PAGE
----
Sex Education is aesthetically pleasing and perfectly awkward, argues TV Critic Sam Arrowsmith

Written by Sam Arrowsmith
2nd Year BA History Student.
Published

Content warning: this article contains brief reference to sexual assault.

When I first heard about Sex Education, I really wasn’t sure what to expect. I found myself flashing back to every awkward sex education class I had in high school. Bananas and condoms, seemingly endless slides on STIs and a lot of giggling. Whilst the show has its fair share of toe-curling moments, it tackles some critical issues facing teenagers today with a unique combination of humour and sensitivity.

For newcomers to the show, it follows Otis (Asa Butterfield), the nerdy, awkward teenage son of a sex therapist. His classmates are all struggling with their own sexual awakenings and, having picked up a lot of information from living with his mother (seemingly the queen of oversharing), he teams up with two fellow classmates to create an underground sex clinic of his own. The second season continues where the first season left off. Otis is happy, having finally shaken off his own sexual hang-ups and is in the early stages of a new relationship with Ola (Patricia Allison). However, it’s not long before Otis and his friends hit problems. Eric (Ncuti Gatwa) finds himself torn between two men, Moordale School is hit by a chlamydia outbreak and Otis’ therapist mother sets up her own consultation service at the school – and that’s just the start of it.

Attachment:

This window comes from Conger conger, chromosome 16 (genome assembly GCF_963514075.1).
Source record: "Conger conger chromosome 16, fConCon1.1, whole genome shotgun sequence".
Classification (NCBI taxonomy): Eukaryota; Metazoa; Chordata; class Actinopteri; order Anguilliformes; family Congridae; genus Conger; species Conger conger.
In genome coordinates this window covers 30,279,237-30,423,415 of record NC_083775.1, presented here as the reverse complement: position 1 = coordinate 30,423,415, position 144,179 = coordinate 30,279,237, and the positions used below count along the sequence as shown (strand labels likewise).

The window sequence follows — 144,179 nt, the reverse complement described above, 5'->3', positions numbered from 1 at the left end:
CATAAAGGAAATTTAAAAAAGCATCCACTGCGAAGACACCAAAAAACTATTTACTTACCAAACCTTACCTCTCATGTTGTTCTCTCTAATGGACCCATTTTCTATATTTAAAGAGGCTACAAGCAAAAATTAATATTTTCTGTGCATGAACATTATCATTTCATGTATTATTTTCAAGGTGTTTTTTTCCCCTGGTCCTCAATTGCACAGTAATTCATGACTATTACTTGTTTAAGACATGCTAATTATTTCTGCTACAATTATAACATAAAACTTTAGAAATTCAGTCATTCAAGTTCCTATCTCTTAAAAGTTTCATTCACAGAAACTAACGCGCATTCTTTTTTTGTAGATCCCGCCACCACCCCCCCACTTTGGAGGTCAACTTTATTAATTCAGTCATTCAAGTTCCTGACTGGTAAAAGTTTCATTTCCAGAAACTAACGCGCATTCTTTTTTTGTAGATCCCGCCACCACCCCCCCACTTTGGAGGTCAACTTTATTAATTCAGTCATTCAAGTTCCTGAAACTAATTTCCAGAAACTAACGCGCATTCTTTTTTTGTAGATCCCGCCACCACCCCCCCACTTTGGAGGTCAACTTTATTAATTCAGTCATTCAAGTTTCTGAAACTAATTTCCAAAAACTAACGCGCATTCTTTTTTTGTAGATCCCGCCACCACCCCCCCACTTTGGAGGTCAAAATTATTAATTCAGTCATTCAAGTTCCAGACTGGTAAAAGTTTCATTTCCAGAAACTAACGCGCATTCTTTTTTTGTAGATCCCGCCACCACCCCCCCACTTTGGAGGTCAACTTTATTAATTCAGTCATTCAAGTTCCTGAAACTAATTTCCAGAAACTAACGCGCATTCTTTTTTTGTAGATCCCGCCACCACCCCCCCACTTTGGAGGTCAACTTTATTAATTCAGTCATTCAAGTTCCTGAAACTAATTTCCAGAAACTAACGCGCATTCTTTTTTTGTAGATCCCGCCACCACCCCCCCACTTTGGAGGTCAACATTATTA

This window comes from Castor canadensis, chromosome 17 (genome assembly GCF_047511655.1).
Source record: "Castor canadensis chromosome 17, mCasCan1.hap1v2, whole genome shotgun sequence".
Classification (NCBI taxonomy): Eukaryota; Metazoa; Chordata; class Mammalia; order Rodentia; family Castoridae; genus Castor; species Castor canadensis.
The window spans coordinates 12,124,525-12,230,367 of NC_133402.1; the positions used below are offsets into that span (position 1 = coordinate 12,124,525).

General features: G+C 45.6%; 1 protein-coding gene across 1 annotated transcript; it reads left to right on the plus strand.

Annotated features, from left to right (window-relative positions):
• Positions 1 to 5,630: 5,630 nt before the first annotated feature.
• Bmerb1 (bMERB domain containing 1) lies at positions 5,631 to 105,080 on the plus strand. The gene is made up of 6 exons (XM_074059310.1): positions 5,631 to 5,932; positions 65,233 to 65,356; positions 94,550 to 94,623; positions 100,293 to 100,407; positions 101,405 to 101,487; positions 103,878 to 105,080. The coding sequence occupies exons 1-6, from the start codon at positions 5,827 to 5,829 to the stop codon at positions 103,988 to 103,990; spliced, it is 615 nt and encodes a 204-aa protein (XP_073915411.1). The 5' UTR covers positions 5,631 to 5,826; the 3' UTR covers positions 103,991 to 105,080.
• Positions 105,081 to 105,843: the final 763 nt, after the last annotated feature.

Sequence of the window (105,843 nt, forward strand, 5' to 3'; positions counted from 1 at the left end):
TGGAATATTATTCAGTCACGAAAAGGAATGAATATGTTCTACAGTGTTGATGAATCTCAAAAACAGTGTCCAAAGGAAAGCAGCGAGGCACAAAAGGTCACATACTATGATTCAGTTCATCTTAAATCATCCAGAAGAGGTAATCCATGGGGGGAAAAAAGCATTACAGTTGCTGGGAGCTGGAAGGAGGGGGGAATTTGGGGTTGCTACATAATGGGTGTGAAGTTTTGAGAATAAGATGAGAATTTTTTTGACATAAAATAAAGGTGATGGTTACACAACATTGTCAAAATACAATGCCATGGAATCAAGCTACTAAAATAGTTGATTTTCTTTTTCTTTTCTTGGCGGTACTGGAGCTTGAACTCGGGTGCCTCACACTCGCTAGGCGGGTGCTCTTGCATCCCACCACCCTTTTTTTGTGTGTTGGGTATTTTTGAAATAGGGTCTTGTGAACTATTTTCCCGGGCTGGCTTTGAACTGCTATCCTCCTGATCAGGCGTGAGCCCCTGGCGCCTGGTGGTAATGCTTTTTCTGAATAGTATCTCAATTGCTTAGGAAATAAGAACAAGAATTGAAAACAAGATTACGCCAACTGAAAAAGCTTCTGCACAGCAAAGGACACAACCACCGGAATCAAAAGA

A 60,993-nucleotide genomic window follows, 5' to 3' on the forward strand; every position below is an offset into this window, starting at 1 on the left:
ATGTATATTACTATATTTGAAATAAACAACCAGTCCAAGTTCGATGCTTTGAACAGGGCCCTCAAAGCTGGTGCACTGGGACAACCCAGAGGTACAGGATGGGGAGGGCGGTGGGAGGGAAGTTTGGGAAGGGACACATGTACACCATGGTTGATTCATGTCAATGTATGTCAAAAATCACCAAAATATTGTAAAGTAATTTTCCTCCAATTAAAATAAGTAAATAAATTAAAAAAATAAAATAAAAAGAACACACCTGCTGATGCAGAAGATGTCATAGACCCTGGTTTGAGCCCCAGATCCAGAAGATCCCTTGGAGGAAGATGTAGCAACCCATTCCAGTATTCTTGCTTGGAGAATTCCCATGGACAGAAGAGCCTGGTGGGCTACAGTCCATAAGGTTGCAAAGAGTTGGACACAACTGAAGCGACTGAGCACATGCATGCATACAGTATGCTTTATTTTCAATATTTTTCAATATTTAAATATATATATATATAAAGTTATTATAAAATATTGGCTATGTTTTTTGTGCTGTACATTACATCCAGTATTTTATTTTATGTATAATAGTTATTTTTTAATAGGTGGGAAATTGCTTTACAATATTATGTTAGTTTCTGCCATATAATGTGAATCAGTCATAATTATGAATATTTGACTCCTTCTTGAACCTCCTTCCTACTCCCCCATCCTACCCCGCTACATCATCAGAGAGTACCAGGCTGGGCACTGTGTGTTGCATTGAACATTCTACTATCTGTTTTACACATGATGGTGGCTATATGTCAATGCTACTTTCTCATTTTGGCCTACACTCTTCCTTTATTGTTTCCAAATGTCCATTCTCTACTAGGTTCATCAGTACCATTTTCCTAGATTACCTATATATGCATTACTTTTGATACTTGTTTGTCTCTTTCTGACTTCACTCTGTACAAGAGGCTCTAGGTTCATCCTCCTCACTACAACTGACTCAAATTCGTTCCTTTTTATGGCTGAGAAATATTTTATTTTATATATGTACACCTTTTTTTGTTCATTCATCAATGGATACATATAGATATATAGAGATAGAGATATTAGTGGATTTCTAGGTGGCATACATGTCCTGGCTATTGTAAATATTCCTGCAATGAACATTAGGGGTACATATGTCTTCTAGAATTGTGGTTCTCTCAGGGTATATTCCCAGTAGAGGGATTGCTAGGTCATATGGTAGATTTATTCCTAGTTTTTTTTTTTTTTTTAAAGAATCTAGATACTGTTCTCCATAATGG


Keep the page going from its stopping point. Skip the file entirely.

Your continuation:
There are a lot of deep and serious issues that the show deals with very effectively

What makes the show great, though, is that behind all the humour and awkward teenage interactions, there are a lot of deep and serious issues that the show deals with very effectively. For example, in season two, Aimee (Aimee Lou Wood) is sexually assaulted on a bus. This moment is heartbreaking, and one that will surely resonate with victims of similar crimes. She struggles to get on the bus after that, haunted by visions of the man who assaulted her. This story-line definitely helps to raise awareness of the issues which continue to face victims of sexual assault.

These difficult issues are hard to deal with effectively, but the genius of the show is that, when the hi-jinks and laughing stop, they can be truly serious. Over the course of the season, we see a number of other key issues, including self-harm, drug abuse, and parental neglect dealt with sensitively. Questions of sexual orientation often come up producing some very moving moments. Adam’s (Connor Swindells) journey, in particular, fits this. Unlike the first season, there are times when the chaos of life at Moordale High borders on self-parody, particularly the moment where chlamydia hysteria sets in, with students buying face masks in the mistaken belief that chlamydia is transmitted through the air, but the writers never lose sight of the serious stuff.

This is no Hollywood-sanitised version of how teens think and behave

The show’s tone makes it clear that this is no Hollywood-sanitised version of how teens think and behave. This is far closer to the real thing, with all of the adolescent discomfort that comes with it. The actual sex scenes themselves, are particularly awkward, but that’s the point. It’s not perfect, and the show brings that across. Combined with a unique setting, that’s somehow British, but with a very clear American influence, an unspecified time period and some superb acting the show is not only entertaining but educational and a window for older generations into the challenges faced by young people today.  

Rating = 4/5

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